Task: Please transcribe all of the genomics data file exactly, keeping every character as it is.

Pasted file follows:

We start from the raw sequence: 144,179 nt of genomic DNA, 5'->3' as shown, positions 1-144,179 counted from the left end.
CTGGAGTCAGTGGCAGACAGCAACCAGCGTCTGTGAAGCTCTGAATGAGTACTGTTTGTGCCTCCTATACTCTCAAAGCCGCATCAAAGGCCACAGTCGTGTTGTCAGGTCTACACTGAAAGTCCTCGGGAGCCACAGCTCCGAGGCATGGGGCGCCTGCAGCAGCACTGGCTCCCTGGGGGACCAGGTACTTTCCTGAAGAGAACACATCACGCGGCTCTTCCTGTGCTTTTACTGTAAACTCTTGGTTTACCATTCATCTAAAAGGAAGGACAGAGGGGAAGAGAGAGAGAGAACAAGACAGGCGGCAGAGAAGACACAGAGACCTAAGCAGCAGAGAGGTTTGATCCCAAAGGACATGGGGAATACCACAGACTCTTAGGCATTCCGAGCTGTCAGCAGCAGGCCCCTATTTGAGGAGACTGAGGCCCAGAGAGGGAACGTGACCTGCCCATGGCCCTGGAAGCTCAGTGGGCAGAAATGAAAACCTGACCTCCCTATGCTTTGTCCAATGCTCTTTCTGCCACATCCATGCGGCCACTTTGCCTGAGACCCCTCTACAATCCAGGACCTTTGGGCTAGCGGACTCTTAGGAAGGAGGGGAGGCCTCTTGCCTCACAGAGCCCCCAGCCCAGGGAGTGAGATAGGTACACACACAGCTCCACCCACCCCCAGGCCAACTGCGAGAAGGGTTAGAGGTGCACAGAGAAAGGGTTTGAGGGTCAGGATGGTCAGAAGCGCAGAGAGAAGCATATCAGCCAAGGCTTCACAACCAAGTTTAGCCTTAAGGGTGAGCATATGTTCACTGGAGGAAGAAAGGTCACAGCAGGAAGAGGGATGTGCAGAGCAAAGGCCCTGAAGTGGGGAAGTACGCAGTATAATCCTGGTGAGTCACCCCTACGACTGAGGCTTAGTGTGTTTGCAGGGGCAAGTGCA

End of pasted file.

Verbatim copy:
We start from the raw sequence: 144,179 nt of genomic DNA, 5'->3' as shown, positions 1-144,179 counted from the left end.
CTGGAGTCAGTGGCAGACAGCAACCAGCGTCTGTGAAGCTCTGAATGAGTACTGTTTGTGCCTCCTATACTCTCAAAGCCGCATCAAAGGCCACAGTCGTGTTGTCAGGTCTACACTGAAAGTCCTCGGGAGCCACAGCTCCGAGGCATGGGGCGCCTGCAGCAGCACTGGCTCCCTGGGGGACCAGGTACTTTCCTGAAGAGAACACATCACGCGGCTCTTCCTGTGCTTTTACTGTAAACTCTTGGTTTACCATTCATCTAAAAGGAAGGACAGAGGGGAAGAGAGAGAGAGAACAAGACAGGCGGCAGAGAAGACACAGAGACCTAAGCAGCAGAGAGGTTTGATCCCAAAGGACATGGGGAATACCACAGACTCTTAGGCATTCCGAGCTGTCAGCAGCAGGCCCCTATTTGAGGAGACTGAGGCCCAGAGAGGGAACGTGACCTGCCCATGGCCCTGGAAGCTCAGTGGGCAGAAATGAAAACCTGACCTCCCTATGCTTTGTCCAATGCTCTTTCTGCCACATCCATGCGGCCACTTTGCCTGAGACCCCTCTACAATCCAGGACCTTTGGGCTAGCGGACTCTTAGGAAGGAGGGGAGGCCTCTTGCCTCACAGAGCCCCCAGCCCAGGGAGTGAGATAGGTACACACACAGCTCCACCCACCCCCAGGCCAACTGCGAGAAGGGTTAGAGGTGCACAGAGAAAGGGTTTGAGGGTCAGGATGGTCAGAAGCGCAGAGAGAAGCATATCAGCCAAGGCTTCACAACCAAGTTTAGCCTTAAGGGTGAGCATATGTTCACTGGAGGAAGAAAGGTCACAGCAGGAAGAGGGATGTGCAGAGCAAAGGCCCTGAAGTGGGGAAGTACGCAGTATAATCCTGGTGAGTCACCCCTACGACTGAGGCTTAGTGTGTTTGCAGGGGCAAGTGCA